As some of you may know, Iíve been using a Pioneer VSX-AX4ASi AVR, which Iíve only had for around 12 months. I hadnít anticipated upgrading so soon, but a combination of a desire to decode DTS-HD MA, as well as to find a more satisfactory sound overall and a general itchiness to get something new, lead me to move it on and commence the hunt for a replacement.
My key requirements were as follows:
ē Audio quality (2ch as well as HT)
ē Audio quality
ē Audio quality
ē HDMI v1.3a and decoding for all the new audio formats
ē 2 HDMI outputs (for a future projector purchase)
ē Bug-free operation! Meaning I donít want something with known issues
ē DC Trigger outputs and of course 7.1 pre-outs
All of which I needed to achieve within a relatively modest budget (under $2.5k). The RRP of the Marantz SR7002 is $2599 and it comes with a 3 year warranty. Its available in silver or black.
After spending probably too much time reading up on specs and other peoples opinions, I decided to do some auditioning, and so after approaching my local HiFi specialist to unfortunately find they had no plans to get the Marantz in, I ended up at Harvey Norman of all places! Iíve never been to HN Chadstone before, but they actually have some great gear set-up in their demo room, including a Sony TADA9000ES and Marantz SR9600. More importantly for me though they had the main 3 I was looking into:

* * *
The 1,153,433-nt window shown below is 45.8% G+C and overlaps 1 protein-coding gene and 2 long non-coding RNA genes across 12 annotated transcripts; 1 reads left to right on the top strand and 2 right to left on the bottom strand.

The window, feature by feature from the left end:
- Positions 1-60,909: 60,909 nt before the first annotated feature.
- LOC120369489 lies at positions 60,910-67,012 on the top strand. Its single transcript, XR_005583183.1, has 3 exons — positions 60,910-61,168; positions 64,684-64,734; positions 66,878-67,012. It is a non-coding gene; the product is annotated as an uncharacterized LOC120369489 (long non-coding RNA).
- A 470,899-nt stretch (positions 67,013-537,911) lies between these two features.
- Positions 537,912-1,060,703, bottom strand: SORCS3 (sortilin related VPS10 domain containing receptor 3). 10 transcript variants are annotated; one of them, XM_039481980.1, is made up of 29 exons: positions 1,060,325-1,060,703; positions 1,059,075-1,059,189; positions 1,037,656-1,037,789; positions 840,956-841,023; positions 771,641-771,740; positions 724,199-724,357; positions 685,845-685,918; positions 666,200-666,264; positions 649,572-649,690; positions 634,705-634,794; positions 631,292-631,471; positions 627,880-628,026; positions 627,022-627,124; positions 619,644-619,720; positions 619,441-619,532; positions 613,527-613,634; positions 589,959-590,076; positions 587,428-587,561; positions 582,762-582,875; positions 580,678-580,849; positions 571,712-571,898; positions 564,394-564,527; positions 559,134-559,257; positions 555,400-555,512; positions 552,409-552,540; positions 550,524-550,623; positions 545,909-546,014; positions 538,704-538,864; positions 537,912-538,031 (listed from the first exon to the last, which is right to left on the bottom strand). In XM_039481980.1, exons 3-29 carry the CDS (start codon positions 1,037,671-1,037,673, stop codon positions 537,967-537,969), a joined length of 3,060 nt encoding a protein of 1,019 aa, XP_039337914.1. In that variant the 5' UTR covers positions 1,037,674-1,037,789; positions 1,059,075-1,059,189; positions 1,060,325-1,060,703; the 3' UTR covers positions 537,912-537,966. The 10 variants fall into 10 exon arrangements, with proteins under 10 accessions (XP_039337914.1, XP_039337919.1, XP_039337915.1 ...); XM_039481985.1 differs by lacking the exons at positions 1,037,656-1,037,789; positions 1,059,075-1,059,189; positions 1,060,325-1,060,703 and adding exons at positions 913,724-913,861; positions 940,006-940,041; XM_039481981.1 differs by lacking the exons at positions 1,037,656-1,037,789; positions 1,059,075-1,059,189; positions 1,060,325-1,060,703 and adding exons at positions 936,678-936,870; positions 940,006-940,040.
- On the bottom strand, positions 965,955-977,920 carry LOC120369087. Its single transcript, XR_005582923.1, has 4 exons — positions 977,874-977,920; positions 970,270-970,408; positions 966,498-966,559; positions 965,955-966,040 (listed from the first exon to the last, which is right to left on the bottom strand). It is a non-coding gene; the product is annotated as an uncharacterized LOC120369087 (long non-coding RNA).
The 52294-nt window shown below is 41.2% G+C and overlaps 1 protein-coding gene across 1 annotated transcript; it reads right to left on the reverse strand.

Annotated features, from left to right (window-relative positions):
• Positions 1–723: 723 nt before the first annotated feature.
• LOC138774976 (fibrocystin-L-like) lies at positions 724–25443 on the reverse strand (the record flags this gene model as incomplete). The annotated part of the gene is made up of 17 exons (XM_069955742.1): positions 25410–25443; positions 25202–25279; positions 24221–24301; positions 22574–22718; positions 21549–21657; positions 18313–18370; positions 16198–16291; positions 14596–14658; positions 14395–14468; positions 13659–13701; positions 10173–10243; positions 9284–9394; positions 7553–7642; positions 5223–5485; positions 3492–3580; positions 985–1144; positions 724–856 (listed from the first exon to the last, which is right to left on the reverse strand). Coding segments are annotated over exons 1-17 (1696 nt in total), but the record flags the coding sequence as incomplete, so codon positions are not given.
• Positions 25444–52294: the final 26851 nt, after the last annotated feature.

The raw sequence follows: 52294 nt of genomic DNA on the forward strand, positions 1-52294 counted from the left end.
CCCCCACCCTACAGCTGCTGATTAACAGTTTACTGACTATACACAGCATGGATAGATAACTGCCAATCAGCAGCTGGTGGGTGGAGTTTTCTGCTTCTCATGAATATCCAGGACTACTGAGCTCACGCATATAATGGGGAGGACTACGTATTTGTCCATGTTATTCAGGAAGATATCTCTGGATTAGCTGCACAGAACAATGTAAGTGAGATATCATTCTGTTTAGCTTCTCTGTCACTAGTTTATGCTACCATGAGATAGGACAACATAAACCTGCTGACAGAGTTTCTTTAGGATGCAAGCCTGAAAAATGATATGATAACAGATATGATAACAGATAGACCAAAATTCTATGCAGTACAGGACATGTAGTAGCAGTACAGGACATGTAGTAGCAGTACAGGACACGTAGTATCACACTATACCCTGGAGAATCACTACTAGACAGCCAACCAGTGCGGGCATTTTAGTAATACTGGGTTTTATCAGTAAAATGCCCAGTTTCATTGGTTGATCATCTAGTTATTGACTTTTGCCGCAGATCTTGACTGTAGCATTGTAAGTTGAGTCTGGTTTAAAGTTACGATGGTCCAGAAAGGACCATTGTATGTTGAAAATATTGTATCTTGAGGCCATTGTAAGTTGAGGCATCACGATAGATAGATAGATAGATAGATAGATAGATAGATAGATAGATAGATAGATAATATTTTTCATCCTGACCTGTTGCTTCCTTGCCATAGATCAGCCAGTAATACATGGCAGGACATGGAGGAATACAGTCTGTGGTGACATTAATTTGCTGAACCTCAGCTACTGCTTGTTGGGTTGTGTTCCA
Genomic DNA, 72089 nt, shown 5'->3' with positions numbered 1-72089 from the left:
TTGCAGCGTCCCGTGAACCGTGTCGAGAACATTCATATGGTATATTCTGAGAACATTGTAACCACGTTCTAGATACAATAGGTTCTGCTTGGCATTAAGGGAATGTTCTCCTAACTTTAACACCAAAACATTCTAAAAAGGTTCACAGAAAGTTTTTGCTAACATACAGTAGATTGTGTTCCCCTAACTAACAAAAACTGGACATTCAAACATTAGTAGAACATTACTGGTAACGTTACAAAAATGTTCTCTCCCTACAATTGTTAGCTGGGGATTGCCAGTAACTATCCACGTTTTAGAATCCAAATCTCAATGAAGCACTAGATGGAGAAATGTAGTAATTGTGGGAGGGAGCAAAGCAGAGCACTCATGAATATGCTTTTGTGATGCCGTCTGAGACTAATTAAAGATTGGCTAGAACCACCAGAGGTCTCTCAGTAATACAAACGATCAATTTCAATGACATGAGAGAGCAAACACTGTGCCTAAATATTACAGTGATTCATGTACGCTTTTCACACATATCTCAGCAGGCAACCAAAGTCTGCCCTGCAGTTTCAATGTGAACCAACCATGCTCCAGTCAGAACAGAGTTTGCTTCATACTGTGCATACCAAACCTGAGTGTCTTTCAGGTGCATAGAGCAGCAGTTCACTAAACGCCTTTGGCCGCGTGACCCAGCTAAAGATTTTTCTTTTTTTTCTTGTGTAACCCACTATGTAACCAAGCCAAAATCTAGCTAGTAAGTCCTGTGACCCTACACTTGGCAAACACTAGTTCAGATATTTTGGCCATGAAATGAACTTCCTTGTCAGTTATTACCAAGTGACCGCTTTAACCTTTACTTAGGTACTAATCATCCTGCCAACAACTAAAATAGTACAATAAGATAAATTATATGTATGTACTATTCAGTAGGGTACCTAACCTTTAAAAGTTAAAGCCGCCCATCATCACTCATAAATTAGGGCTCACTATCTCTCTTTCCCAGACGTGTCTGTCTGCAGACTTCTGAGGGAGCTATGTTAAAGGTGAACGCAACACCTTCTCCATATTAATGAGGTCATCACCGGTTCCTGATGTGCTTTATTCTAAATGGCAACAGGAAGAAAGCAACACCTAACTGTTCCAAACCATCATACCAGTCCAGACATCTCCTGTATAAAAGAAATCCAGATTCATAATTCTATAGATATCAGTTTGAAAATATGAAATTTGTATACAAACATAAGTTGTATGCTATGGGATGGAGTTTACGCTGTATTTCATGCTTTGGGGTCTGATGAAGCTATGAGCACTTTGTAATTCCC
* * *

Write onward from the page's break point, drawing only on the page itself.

ē Yamaha (1800)
ē Onkyo (805)
ē Marantz (7002)
The Marantz had only just arrived, but the guys there were only too happy to quickly set it all up for me. I listened to all 3, mostly on 2ch music fed by a Pioneer DV989 Ė a very capable universal player and one Iím personally quite familiar with.
I should at this point clarify that Iím no audiophile! I do however know what I like and have found my tastes have developed and become more discerning in the last few years, particularly as Iíve been exposed to some sensational set-ups (alebonauís and Spearmintís being the most notable) and started paying more attention to mine in an effort to better understand sound quality in general. So I feel like I know enough to get me by, although possibly I know just enough to be dangerous!